The Constitution has survived two World Wars, a Civil War, and even slavery. This piece of paper was written to limit government in our lives and proclaim our rights as individuals. Through the course of time, Amendments have been added to aid in current events that were not foreseen when the Constitution was originally written. Sixteen presidents after the Constitution was written, slavery was abolished and the Thirteenth Amendment was passed.. Three years later came the Equal Protection clause in the Fourteenth Amendment and two years after that, the Supreme Court addressed voting rights in the Fifteenth Amendment.
The decisions in Plessy and Brown are similar because of how the decisions affect the group instead of the individuals. The Court is continually ruling in regard to race instead of the individual. If the Constitution is truly color blind, then we would not have these distinctions between classes when the rulings are made. Each ruling by the Court should be done on an individual basis and by the merits of that particular individual instead of the color of ones skin. The only reason the court rules in favor of Brown is because the implications go beyond just the individual affected, the ruling will affect the entire black race. The effects of the Brown case go a lot further than the immediate case.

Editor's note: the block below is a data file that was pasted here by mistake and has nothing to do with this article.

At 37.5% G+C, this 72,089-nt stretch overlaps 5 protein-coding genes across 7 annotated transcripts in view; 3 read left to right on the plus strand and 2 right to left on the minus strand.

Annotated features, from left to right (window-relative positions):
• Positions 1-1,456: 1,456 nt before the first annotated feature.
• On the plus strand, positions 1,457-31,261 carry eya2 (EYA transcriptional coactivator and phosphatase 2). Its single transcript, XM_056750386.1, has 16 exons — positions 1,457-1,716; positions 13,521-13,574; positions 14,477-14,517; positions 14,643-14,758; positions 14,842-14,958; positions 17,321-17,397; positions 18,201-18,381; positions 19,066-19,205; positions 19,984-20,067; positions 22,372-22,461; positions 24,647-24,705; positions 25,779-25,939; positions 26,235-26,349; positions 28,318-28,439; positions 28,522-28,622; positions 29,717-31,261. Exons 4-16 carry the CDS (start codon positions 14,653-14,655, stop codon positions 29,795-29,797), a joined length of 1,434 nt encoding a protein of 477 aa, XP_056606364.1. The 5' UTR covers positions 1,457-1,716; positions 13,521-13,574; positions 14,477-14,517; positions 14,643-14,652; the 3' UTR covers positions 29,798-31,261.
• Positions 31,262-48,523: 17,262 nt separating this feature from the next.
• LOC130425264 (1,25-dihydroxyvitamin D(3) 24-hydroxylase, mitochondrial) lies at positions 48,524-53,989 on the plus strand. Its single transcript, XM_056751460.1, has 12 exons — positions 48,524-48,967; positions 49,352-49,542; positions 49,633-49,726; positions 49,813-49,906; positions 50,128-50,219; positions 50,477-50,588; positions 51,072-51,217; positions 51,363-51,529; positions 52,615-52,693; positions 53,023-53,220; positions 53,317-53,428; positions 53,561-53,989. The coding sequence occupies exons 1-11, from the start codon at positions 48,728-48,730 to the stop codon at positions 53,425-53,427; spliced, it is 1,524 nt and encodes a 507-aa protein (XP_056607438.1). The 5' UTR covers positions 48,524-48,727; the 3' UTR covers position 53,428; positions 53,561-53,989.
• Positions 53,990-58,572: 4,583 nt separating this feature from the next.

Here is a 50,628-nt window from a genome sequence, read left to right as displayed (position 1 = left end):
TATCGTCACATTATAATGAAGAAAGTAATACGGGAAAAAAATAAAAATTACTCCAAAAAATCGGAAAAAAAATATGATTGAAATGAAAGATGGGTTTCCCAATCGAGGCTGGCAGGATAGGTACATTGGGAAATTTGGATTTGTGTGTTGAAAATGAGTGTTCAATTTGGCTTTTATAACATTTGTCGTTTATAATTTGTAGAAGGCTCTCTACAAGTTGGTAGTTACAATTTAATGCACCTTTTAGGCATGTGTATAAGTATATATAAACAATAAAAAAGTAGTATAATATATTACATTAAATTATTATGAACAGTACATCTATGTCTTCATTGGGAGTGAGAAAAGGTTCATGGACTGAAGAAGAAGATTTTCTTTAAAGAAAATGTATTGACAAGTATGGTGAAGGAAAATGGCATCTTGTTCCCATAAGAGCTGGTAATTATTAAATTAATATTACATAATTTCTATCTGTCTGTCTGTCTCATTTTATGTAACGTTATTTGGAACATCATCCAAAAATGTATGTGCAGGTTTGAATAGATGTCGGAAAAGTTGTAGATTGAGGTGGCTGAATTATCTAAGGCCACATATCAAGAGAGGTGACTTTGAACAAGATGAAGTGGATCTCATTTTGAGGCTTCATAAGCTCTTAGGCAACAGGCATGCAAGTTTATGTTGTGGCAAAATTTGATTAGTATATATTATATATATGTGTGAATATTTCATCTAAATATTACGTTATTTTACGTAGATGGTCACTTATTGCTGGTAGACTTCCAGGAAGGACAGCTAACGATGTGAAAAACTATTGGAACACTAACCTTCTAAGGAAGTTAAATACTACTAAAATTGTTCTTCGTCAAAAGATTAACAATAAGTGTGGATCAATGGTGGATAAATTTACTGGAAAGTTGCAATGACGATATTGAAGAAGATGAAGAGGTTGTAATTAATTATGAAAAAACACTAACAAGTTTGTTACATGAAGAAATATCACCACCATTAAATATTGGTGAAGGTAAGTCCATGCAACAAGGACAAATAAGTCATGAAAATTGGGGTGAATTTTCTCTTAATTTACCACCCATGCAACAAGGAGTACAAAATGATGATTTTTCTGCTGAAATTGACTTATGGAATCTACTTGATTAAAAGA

After the states had failed to integrate blacks and whites in society, the Federal Government stepped up to end this atrocity. For years and years citizens in each state have attempted to forgo the three Amendments mentioned previously. In each case the Courts have attempted to use Harlan's dissenting opinion in Plessy as their guide to uphold this "color blind Constitution."
In recent cases concerning racial preferences, the Supreme Court, largely under the leadership of Justice O'Connor, has articulated a new doctrine concerning the constitutionality of governmental racial classifications under the equal protection clause of the Fourteenth Amendment. The Court has determined, after twenty five years of debate, that the most stringent standard of review applies to all such classifications, even those intended to benefit rather than to burden historically disadvantaged minorities. This standard has been applied to racial preference programs in employment, state and federal ...
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... Bakke v. Regents of the University of California also previously mentioned. In each case we are dealing with issues that supposedly were put to a halt with the 13th, 14th, and 15th Amendments. The Constitution continues to help some people and hinder others. Still over a hundred years later, we are still having conflicting results and are still referring to Harlan's dissenting opinion about a color blind Constitution.
Every time the Supreme Court rules in favor of one thing the equal protection pendulum swings the other way just enough to inflict color on this color blind Constitution. Will the Constitution ever be color blind? One day when every race is mixed together and no one can claim that they are solely of one particular ethnic origin is when this color blind Constitution will occur. There are too many prejudice groups in society to say that the Constitution will soon be clearly color blind. I think the Supreme Court has an intent to make color blind decisions without understanding the inevitable outcome. The pendulum has to be in the middle for a color blind decision to be made. Any time you make an exception for one group, there is another group being affected.
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